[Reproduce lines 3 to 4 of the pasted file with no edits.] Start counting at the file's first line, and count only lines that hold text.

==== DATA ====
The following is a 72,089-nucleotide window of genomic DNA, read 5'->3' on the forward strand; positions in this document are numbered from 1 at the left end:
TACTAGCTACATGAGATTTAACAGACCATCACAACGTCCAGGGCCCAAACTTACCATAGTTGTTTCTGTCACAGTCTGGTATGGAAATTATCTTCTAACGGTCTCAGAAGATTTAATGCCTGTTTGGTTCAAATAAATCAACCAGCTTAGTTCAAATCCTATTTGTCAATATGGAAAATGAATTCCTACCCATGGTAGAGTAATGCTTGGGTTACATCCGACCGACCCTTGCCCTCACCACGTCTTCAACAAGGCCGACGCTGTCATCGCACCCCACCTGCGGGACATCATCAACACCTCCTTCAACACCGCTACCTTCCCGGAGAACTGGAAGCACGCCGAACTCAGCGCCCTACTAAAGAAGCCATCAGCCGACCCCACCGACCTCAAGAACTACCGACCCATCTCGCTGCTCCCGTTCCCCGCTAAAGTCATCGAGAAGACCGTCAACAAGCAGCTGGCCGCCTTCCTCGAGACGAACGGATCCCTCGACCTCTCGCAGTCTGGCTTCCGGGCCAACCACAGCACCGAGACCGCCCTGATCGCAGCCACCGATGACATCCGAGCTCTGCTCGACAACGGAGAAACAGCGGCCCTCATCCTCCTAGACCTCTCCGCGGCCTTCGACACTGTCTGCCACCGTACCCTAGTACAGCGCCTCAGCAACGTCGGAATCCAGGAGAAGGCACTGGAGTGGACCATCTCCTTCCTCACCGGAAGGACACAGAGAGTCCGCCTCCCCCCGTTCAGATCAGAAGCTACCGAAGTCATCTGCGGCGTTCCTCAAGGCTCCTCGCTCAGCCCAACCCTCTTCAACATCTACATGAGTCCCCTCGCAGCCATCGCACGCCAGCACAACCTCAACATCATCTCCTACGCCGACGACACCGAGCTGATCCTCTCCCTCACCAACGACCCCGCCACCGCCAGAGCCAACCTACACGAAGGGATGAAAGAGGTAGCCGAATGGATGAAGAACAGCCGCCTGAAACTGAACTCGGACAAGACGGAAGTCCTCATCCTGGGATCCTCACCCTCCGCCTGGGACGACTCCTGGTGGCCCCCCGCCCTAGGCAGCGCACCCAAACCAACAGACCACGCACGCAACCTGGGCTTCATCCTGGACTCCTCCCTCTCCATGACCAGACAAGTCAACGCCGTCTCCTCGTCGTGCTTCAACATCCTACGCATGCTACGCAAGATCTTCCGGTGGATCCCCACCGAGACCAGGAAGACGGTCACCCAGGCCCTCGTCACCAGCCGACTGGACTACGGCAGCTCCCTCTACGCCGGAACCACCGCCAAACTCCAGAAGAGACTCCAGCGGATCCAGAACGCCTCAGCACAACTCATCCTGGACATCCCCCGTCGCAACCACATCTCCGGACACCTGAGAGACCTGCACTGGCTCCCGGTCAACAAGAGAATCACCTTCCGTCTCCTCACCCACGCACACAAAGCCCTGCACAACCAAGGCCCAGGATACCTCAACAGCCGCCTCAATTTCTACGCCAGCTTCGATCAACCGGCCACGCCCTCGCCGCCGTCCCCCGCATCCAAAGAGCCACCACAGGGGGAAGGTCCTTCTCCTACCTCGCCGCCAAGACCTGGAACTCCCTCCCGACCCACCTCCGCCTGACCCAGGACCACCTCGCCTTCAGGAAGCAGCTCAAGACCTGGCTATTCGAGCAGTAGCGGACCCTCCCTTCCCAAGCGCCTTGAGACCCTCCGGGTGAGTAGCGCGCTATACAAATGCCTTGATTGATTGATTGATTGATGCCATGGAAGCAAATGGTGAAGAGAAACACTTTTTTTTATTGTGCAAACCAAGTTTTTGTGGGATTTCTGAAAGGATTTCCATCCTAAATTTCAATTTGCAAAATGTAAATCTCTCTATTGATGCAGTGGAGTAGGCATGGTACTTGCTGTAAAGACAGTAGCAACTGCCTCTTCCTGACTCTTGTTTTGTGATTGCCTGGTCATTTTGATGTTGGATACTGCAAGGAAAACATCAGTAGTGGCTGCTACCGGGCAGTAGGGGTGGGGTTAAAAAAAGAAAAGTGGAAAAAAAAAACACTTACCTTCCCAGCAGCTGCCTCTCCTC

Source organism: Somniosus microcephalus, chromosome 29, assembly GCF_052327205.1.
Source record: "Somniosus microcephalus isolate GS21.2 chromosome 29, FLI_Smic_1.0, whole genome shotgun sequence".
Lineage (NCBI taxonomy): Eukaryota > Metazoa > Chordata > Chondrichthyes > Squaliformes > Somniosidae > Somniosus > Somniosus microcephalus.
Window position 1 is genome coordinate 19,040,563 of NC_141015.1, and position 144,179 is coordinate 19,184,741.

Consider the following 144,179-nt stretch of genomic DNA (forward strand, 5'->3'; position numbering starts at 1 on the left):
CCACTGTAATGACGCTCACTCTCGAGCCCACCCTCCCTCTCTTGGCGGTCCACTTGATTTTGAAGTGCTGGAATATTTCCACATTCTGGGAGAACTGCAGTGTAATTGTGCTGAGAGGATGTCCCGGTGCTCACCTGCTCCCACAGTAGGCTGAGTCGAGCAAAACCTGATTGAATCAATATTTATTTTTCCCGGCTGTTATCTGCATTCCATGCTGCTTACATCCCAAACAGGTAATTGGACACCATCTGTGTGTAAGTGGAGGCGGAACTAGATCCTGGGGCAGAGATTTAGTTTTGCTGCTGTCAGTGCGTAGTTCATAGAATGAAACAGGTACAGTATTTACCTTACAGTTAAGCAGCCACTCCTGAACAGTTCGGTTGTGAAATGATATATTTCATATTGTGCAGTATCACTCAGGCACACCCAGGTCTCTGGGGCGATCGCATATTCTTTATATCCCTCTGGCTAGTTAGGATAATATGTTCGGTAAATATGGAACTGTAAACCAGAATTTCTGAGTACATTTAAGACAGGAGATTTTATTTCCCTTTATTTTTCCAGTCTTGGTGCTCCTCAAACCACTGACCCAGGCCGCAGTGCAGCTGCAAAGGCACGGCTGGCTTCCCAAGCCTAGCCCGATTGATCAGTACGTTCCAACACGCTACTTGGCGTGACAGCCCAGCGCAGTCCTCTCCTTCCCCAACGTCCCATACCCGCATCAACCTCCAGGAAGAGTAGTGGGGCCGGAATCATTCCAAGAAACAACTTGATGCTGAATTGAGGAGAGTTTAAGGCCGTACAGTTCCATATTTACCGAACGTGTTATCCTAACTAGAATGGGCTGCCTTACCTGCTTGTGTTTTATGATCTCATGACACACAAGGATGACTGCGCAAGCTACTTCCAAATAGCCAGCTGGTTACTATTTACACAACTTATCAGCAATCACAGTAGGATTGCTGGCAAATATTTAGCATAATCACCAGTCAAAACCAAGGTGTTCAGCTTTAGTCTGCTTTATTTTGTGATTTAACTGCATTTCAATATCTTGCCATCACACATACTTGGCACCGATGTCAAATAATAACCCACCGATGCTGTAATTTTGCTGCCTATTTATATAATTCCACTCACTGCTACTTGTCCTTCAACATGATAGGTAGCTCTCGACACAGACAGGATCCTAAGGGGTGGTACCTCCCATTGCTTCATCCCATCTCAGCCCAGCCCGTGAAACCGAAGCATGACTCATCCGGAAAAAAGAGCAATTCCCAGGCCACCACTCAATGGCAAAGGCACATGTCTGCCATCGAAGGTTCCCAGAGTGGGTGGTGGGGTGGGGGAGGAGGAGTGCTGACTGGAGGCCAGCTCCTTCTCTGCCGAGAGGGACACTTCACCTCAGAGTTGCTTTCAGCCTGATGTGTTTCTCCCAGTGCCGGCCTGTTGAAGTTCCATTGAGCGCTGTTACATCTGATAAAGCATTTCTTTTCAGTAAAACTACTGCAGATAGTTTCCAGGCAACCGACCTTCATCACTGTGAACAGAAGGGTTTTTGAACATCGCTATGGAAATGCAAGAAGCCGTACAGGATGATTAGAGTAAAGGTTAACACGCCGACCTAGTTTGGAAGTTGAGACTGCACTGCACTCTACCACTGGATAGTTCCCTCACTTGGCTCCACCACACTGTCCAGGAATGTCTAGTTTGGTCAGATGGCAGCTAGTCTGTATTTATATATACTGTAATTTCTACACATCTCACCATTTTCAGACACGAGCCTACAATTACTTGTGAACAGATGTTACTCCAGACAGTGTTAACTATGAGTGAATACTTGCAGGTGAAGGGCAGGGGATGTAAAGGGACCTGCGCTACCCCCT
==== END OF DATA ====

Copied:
Source organism: Somniosus microcephalus, chromosome 29, assembly GCF_052327205.1.
Source record: "Somniosus microcephalus isolate GS21.2 chromosome 29, FLI_Smic_1.0, whole genome shotgun sequence".